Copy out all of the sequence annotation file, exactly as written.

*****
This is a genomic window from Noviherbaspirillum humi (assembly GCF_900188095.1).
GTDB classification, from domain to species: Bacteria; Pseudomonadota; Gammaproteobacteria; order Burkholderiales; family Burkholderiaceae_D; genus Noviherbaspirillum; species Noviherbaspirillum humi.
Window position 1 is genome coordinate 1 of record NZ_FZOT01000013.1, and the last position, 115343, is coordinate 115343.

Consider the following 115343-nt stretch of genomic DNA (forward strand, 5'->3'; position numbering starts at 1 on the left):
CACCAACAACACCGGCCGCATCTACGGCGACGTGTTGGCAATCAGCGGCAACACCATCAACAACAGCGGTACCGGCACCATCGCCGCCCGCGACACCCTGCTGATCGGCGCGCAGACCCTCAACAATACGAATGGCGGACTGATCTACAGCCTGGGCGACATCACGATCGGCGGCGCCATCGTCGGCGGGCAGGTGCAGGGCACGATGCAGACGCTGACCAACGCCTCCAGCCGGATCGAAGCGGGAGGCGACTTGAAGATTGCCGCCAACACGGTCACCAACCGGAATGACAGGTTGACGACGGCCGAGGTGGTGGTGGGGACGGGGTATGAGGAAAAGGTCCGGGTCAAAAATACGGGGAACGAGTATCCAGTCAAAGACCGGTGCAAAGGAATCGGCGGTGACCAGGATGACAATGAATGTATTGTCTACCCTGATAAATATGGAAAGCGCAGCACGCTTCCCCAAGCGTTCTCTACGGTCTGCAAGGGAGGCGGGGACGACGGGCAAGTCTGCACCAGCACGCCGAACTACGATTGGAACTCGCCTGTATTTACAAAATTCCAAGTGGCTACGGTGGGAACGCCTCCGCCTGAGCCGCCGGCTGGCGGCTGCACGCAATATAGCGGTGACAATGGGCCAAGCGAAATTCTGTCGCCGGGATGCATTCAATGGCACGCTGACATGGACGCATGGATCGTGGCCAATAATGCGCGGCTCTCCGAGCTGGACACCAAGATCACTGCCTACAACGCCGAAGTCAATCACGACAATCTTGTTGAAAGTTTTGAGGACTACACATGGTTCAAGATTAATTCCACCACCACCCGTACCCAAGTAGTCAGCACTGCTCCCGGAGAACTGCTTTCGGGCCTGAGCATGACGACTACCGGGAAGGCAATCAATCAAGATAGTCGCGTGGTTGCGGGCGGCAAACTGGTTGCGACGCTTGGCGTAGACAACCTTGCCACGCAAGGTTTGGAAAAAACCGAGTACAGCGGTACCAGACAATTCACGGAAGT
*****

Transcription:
This is a genomic window from Noviherbaspirillum humi (assembly GCF_900188095.1).
GTDB classification, from domain to species: Bacteria; Pseudomonadota; Gammaproteobacteria; order Burkholderiales; family Burkholderiaceae_D; genus Noviherbaspirillum; species Noviherbaspirillum humi.
Window position 1 is genome coordinate 1 of record NZ_FZOT01000013.1, and the last position, 115343, is coordinate 115343.

Consider the following 115343-nt stretch of genomic DNA (forward strand, 5'->3'; position numbering starts at 1 on the left):
CACCAACAACACCGGCCGCATCTACGGCGACGTGTTGGCAATCAGCGGCAACACCATCAACAACAGCGGTACCGGCACCATCGCCGCCCGCGACACCCTGCTGATCGGCGCGCAGACCCTCAACAATACGAATGGCGGACTGATCTACAGCCTGGGCGACATCACGATCGGCGGCGCCATCGTCGGCGGGCAGGTGCAGGGCACGATGCAGACGCTGACCAACGCCTCCAGCCGGATCGAAGCGGGAGGCGACTTGAAGATTGCCGCCAACACGGTCACCAACCGGAATGACAGGTTGACGACGGCCGAGGTGGTGGTGGGGACGGGGTATGAGGAAAAGGTCCGGGTCAAAAATACGGGGAACGAGTATCCAGTCAAAGACCGGTGCAAAGGAATCGGCGGTGACCAGGATGACAATGAATGTATTGTCTACCCTGATAAATATGGAAAGCGCAGCACGCTTCCCCAAGCGTTCTCTACGGTCTGCAAGGGAGGCGGGGACGACGGGCAAGTCTGCACCAGCACGCCGAACTACGATTGGAACTCGCCTGTATTTACAAAATTCCAAGTGGCTACGGTGGGAACGCCTCCGCCTGAGCCGCCGGCTGGCGGCTGCACGCAATATAGCGGTGACAATGGGCCAAGCGAAATTCTGTCGCCGGGATGCATTCAATGGCACGCTGACATGGACGCATGGATCGTGGCCAATAATGCGCGGCTCTCCGAGCTGGACACCAAGATCACTGCCTACAACGCCGAAGTCAATCACGACAATCTTGTTGAAAGTTTTGAGGACTACACATGGTTCAAGATTAATTCCACCACCACCCGTACCCAAGTAGTCAGCACTGCTCCCGGAGAACTGCTTTCGGGCCTGAGCATGACGACTACCGGGAAGGCAATCAATCAAGATAGTCGCGTGGTTGCGGGCGGCAAACTGGTTGCGACGCTTGGCGTAGACAACCTTGCCACGCAAGGTTTGGAAAAAACCGAGTACAGCGGTACCAGACAATTCACGGAAGT